This memoir by Donald Fagen of Steely Dan coheres loosely: It’s a series of semi-biographical but not necessarily related essays—reflecting on Fagen’s youth and musical influences—combined with a tour diary from 2012.
Fagen reminisces about seeing jazz greats at the Village Vanguard, joins the Sci-Fi Book Club and comments on the endless stream of hotel rooms he encounters on the road. Like Fagen’s music, the book puts a premium on style, sometimes at the cost of substance.
Fagen’s heyday? The ‘70s, when he helmed Steely Dan with Walter Becker. Their first album, Can’t Buy a Thrill, quickly joined the pantheon of classic rock records. Fagen took over vocals for the second album, and the music grew more adventurous through the middle of the decade. Fans and critics made much of the way the group mixed jazz, pop, rock, blues and soul, their love of surprising chord changes, and the high-priced musicians the boys used in the studio—Steely Dan music required more than rock chops.
By 1978, with Aja, the group got roped in with yacht-rock, the luxurious soul music made by white smoothies: Hall and Oates, the Doobie Brothers, Boz Scaggs. (In this book, Fagen narrates events from his tour with Scaggs and Michael McDonald, former Doobie.) Aja’s grooves stay tight, the electric keyboard shiny, the horns, solos and backup singers tasteful. Think of it as R&B delivered in highly controlled—sometimes sterile—doses.
Fagen’s music drew adjectives like smart and cynical. (The critic Robert Christgau called their music “intellectual cocktail rock,” capturing both qualities.) In his book, Fagen likes to rattle off zingers. “[T]he crowd looked so geriatric I was tempted to start calling out bingo numbers,” he writes. Amusing, though maybe not in the best taste to make fun of the folks who keep you in business.
The jokes work better with dead targets—“as Freud liked to say, the superego is soluble in alcohol.” They work best of all when Fagen makes fun of himself. “Before a show, I try to evoke and maintain a condition of mental clarity and controlled energy, which is to say, I play a lot of R&B records on my computer and drink twelve cups of coffee.” Sounds like a recipe for success.
Still, there exists a thin line between talking smart and loving the sound of your own voice. Fagen includes an interview he conducted with the famous film-scorer Ennio Morricone for Premiere Magazine in 1989. “[I]sn’t it true,” he asks Morricone, “that your scores function both ‘inside’ the film as a narrative voice and ‘outside’ the film as the commentary of a winking jester? Put it all together and doesn’t it spell ‘postmodern,’ in the sense that there has been a grotesque encroachment of the devices of art and, in fact, an establishment of a new narrative plane founded on the devices themselves?”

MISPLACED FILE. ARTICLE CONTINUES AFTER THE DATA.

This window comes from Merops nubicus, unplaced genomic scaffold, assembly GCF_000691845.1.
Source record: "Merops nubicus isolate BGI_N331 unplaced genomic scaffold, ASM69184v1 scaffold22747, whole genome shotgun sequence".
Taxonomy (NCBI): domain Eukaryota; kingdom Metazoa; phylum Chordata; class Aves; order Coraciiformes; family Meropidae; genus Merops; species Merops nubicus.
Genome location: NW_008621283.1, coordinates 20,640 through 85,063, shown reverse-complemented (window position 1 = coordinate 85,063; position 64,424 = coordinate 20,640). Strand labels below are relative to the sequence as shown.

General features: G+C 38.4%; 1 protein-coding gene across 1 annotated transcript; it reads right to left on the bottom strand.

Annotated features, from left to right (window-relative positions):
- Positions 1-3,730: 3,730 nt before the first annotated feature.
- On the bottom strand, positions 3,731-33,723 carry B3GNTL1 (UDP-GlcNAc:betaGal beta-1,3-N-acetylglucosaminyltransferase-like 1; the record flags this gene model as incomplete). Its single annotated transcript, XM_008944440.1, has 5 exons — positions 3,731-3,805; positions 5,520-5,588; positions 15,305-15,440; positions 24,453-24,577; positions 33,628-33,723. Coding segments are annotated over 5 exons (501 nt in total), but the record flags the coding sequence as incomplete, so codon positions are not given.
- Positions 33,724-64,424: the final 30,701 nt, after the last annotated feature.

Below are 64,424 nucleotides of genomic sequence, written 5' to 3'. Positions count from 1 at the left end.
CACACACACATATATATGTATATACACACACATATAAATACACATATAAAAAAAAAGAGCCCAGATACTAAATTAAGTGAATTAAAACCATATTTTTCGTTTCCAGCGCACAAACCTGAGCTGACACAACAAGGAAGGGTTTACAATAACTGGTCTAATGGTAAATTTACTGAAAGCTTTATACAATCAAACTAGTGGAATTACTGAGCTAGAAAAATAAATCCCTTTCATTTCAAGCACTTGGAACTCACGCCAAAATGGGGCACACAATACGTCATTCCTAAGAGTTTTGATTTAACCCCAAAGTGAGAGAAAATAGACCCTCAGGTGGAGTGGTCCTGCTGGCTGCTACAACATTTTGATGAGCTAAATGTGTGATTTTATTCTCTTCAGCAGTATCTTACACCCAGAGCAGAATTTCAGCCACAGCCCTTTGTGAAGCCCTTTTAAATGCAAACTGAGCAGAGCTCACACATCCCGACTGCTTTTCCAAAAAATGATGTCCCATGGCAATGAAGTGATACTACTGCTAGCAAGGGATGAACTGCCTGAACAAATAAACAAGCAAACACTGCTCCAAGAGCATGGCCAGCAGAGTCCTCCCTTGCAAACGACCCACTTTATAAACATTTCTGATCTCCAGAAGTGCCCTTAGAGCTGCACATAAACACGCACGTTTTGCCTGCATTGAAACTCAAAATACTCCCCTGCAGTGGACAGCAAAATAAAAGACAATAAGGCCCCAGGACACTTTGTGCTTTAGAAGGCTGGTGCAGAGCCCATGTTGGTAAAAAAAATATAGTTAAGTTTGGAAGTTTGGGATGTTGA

Is there a translator in the house? Morricone just shrugs in response. What else could he do?
Fagen unabashedly wishes for the old days, and rains a steady stream of criticism on the younger generation—which sometimes stretches to include everyone born in the last 53 years.
He laments the existence of television. “By ‘TV Babies’ I mean people who were born after, say, 1960, when television truly became the robotic caretaker of American children and therefore the principal architect of their souls.” He stole the term from Matt Dillon’s Drugstore Cowboy; hopefully he saw it in a movie theater.
And don’t get him started on newfangled portable telephones.
“Call me old Uncle Fuckwad…William Blake’s ‘dark Satanic mills’ of the industrial revolution may have enslaved the bodies of Victorian citizens, but information technology is a pure mindfuck. The TV Babies have morphed into the Palm People…those people in the audience who can’t experience the performance unless they’re sending instant videos to their friends…You know what?...You’re a corpse.”
Fagen embraces his inner Old Fogey, but it doesn’t make these stances less boring. He’s made music—cocktail rock—that has always been easy to slide into the background. Artists don’t control the way their music is received, but the artist who made Aja hardly demands to be accepted on his own terms. (Compare that work with, say, Kanye West’s Yeezus.) So Fagen may be partially complicit in the attention deficits he encounters on the road.
One can also detect an irony in Fagen’s complaints about the kids—or more likely, 45-year-olds—with their electronic toys. Those listeners find Steely Dan probably hipper now than ever (as they listen on those toys).
Much like Steely Dan, Daft Punk’s recent work shows a group obsessed with studio musicianship, sonic fidelity, high-end grooves and easy-listening jazz. In a New York Times podcast, critic Nate Chinen traced the origins of the smooth jazz revival back to yacht rock. The famous producer Pharrell told New York Magazine “I’d put The Nightfly [Fagen’s debut solo album, from 1982] in my top twenty,” and Pharrell worked with Mayer Hawthorne on Where Does This Door Go, an album that dripped with Steely Dan. In fact, we find smooth R&B from white singers on the rise across the board in the form of mega-hits from Robin Thicke and indie groups like Rhye or inc.
Fagen may be so into playing “Uncle Fuckwad” that he misses all the Palm People who love his work. Unless, of course, he is acutely aware of these people, which might explain exactly why he tacked a tour diary to some old essays and published it all as a 159-page book.
On tour with McDonald and Scaggs, Fagen offers a moment of reflection, worrying about the perception of three old white guys making buckets of money off their R&B influences (and plenty of R&B covers).
“I’m always feeling defensive and trying to minimize any perceived minstrelsy about the project,” he writes.
Tell us more, Uncle F.
Elias Leight’s writing about books and music has appeared in Paste, The Atlantic, Splice Today and Popmatters. He comes from Northampton, Massachusetts, and can be found at signothetimesblog.